On average, U.S. drivers travel 13,500 miles per year or about 40 miles daily. The 2022 Hyundai Ioniq 5’s fuel economy rating is 30 kWh per 100 miles. This means 12 kWh of electricity each day to travel 40 miles. The average number of peak sun hours per day in the U.S. is between five and six hours, with a reasonable estimate of an average of five hours of usable sunlight per day. Generating 12 kWh of energy over 5 hours requires 2.4 kW or 2,400 W of solar electricity production per hour.
Common home solar panels can produce 400 W of electricity and are around 20 square feet. Discounting power losses (about 15 percent) when converting the DC PV solar panel to AC used to charge the EV, it will take a minimum of six solar panels (more like seven panels when losses are accounted for) to power the Hyundai Ioniq 5 on its typical 40-mile daily commute. The solar energy must be stored in a battery system so the EV can be charged from the saved-up solar energy at night.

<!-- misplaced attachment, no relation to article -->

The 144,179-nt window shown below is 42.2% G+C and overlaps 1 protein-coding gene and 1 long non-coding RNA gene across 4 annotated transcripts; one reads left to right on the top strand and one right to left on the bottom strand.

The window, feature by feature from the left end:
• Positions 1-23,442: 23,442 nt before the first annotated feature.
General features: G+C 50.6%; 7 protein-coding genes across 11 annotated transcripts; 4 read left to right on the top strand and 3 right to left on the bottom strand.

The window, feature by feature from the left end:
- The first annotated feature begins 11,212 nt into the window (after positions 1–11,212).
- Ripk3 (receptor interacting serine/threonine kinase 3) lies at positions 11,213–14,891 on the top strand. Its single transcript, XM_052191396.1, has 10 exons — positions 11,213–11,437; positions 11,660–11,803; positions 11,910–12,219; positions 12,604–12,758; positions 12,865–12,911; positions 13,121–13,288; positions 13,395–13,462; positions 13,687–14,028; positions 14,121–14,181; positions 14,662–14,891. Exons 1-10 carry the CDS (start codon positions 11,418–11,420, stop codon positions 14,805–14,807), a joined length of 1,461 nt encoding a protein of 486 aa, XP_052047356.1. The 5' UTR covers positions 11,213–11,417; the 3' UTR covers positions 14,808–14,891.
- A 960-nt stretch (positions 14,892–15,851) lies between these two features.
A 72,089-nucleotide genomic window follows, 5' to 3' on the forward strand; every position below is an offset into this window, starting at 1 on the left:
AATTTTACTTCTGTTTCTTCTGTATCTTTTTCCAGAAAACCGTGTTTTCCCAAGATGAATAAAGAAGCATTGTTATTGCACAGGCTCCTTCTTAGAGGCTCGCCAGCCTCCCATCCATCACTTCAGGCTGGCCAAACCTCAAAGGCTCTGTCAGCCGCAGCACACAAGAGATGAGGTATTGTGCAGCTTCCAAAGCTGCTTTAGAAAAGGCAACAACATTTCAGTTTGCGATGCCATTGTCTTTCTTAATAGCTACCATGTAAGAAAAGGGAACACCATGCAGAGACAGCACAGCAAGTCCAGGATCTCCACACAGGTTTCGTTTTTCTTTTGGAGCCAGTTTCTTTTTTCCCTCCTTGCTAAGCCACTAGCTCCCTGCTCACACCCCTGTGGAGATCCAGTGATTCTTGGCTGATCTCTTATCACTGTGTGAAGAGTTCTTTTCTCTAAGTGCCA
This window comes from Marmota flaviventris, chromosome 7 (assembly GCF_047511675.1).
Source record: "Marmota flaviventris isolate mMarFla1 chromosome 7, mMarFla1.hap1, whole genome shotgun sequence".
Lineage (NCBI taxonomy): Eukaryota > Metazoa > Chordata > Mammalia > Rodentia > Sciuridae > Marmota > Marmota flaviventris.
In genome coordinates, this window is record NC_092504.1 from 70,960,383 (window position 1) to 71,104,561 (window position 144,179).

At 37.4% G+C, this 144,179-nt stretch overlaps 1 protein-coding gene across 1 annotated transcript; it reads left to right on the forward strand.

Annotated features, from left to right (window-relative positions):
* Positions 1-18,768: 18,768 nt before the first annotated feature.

Solar-powered EV charging stations. Image used courtesy of Tesla
In addition to solar-powered home charging stations, it is possible to build covered parking lots whose rooftops are covered with solar panels to provide charging energy to a large number of EVs at the same time. In addition, the covered parking can reduce the need for cooling the car's interior, which is normally necessary after parking for a full day in the sun.
On Vehicle Solar Power
The Hyundai Ioniq 5 is about 15 feet long and about six feet wide, giving it a plane surface area of 90 square feet. A 400-watt solar panel is approximately 20 square feet, so if every inch of the Ioniq 5 could be used as a solar panel, the total electricity generated would be 1,800 Wor about 1.8 kW. During an ideal five-hour day, if the Hyundai were parked just the right way, it could generate about 9 kWh, enough energy to travel about 30 miles. The Ioniq 5, however, has windows and sloped surfaces that point in different directions, so realistically, the range provided by our solar-powered Ioniq 5 is 10-20 miles per day.
Nevertheless, competitions have been held for experimental solar-powered cars traveling long distances, such as across the U.S. or the Australian Outback. Typically, such vehicles are long and wide to provide a maximum amount of surface area for the solar cells and are designed for a single driver and virtually no creature comforts.
Video used courtesy of CNBC